e-Books, content and openness

I’ve just been reading a book by Stephen King (Everything’s Eventual) – actually it’s a collection of short stories and that, says Stephen in his introduction, makes a big difference. He points out that short story writing almost died in its original format and then in early 2000 there was great interest in an Arthur C Clark short story which was published only in cyberspace. This prompted Stephen King to do the same, not for business reasons but to try another marketplace. The story “Bullet” sold hugely and for embarrassingly large sums even for the audio rights. He went to add that he didn’t know how many people actually read the book or simply tried the download because they liked the novelty of the ‘electronic package’. King believes it would likely be disappointingly low. We’re now in 2010 (no reference here to Arthur C Clark but prediction is wonderful in hindsight) and I think that e-Publishing is now settling down and becoming a very interesting way to get things out there and micropayments seem to becoming well established (as Apple will tell you with their iPhone store apps downloads) and lucrative.

I’m rambling here but to bring it back to local context, The VC of the OU extolled the virtues of iTunesU and the fact that the OU had passed 13m downloads through iTunesU and reached 10m visitors to OpenLearn (something of which I’m very proud having been responsible for the original specification…and by the way there’s still plenty of that spec left to complete!). These are both free services but through them there has been an increase in student numbers, an estimated 14,000 students began their learning experience through consuming this free content and going on to study. There’s an article from November 2009 about this when iTunesU downloads passed the 10 million mark. It’s an emerging marketplace for learning and for publishing high quality content.

So I do believe  that consumers care about quality in the electronic marketplace. I do believe that these are potentially extremely huge markets for those that care to explore them and I do believe they open up a world previously the preserve of the ‘officiandos’ to a wider audience.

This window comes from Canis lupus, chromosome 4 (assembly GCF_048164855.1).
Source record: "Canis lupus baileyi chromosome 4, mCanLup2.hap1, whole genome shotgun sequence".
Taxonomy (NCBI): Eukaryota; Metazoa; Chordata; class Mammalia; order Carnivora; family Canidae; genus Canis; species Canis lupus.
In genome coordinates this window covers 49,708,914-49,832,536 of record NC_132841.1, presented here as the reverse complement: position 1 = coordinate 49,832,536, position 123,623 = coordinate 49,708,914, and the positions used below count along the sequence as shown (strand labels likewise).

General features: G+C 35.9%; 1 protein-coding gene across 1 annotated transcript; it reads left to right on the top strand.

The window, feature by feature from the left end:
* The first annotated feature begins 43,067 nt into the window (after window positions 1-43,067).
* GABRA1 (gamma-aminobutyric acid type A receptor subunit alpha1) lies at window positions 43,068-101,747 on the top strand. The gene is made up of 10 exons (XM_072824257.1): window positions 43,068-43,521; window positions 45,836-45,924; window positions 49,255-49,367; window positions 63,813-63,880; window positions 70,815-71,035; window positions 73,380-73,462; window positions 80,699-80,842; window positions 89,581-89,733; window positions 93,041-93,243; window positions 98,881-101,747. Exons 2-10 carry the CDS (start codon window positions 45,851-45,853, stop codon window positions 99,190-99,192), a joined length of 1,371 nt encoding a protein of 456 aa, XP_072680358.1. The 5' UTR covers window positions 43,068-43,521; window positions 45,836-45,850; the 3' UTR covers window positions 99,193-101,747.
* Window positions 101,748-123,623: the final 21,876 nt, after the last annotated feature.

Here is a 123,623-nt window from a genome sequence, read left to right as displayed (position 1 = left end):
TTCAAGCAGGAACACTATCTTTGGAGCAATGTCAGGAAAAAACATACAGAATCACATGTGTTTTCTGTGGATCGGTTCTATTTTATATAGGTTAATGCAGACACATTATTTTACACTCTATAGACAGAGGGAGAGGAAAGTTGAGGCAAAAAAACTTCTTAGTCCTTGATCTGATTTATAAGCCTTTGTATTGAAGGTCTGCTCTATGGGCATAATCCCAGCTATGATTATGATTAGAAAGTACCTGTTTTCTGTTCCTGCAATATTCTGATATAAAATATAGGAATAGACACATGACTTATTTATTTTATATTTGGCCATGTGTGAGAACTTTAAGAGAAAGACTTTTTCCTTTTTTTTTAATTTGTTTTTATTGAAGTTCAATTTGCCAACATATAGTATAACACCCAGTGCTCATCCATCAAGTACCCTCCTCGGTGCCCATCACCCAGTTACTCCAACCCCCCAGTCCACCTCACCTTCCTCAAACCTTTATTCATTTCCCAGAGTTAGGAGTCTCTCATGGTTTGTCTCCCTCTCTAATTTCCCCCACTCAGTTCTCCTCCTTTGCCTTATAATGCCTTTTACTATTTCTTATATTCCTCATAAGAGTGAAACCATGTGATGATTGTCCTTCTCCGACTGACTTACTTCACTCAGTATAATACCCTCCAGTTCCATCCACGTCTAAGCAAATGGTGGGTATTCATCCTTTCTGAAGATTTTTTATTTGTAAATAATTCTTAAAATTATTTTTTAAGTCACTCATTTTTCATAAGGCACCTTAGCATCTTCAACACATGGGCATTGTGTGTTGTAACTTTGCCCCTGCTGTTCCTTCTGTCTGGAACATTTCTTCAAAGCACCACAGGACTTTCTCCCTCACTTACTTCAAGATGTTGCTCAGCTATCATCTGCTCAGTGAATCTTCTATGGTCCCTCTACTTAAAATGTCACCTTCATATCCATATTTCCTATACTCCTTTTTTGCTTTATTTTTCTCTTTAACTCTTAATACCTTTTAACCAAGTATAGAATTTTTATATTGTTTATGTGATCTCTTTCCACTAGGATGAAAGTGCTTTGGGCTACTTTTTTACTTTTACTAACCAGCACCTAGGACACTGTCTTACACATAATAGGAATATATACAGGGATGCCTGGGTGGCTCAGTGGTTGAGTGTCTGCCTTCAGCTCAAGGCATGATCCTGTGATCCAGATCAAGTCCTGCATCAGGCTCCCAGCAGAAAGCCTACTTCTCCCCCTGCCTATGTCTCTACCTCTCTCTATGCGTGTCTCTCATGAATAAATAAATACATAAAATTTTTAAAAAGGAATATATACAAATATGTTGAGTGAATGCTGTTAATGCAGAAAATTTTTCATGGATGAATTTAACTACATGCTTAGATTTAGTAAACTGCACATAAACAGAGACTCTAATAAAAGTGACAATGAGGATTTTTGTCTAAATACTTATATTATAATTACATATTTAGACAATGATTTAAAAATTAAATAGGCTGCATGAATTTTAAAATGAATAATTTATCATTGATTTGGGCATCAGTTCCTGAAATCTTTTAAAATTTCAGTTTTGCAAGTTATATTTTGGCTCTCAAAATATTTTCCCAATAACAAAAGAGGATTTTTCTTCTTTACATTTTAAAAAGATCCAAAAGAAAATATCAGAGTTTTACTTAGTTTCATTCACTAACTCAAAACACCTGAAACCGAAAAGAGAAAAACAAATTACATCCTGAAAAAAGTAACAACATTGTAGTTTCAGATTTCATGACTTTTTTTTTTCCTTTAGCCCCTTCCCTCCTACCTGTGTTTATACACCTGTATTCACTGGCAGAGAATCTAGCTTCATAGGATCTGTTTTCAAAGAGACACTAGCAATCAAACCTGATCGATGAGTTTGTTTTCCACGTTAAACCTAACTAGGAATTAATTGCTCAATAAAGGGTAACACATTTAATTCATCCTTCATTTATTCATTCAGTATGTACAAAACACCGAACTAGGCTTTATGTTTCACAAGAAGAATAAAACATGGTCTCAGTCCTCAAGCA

I haven’t mentioned iPad yet and I don’t want to until I get to try it but my wife* remarked (*she’s the person who keeps me grounded) “If I were to try one of those eBook reader things then it probably would be the iPad”. (N.B. I’ve tried to get her interested in the Sony eBook reader, iliad pad and Bebook without success). I realise there’s more to iPad than eBook reader but that’s for another blog.

To crack the eBook reader market fully I think the following needs to be done :-

1. To find a way of displaying stuff so that it looks good outdoors in bright sunshine from any position, indoors in poorish lighting and generally in any environment where people read. The same issues apply to laptops too and still aren’t solved ‘to my satisfaction!’ (matt screens and improvements in eInk?)

2. To avoid any flickering or adverce wear and tear to the eyes from the ‘electronic experience’ over a book.

3. To find methods for tapping into the ambient environment for power and networking to avoid any cables or recharging. No-one wants a flat battery half way through a book. (…sitting on a beach with an iPad getting it solar fix is all fine but I live in England and it ain’t sunny a lot of the time).

4. Easy to use micropayment transactions for content without lock in (Apple take note!) – i.e. keep the content open and unbounded in order to give exposure to the maximum audience and keep the marketplace open for the benefit of all.

5. Add value over books including referencing to web sites for additional content (text and media), auto-updating and added value tools. You name it, you got it.

Anyhow time to stop and read my book for a while.

About willwoods
I'm Head of Learning and Teaching Technologies in the Institute of Educational Technology at the Open University.

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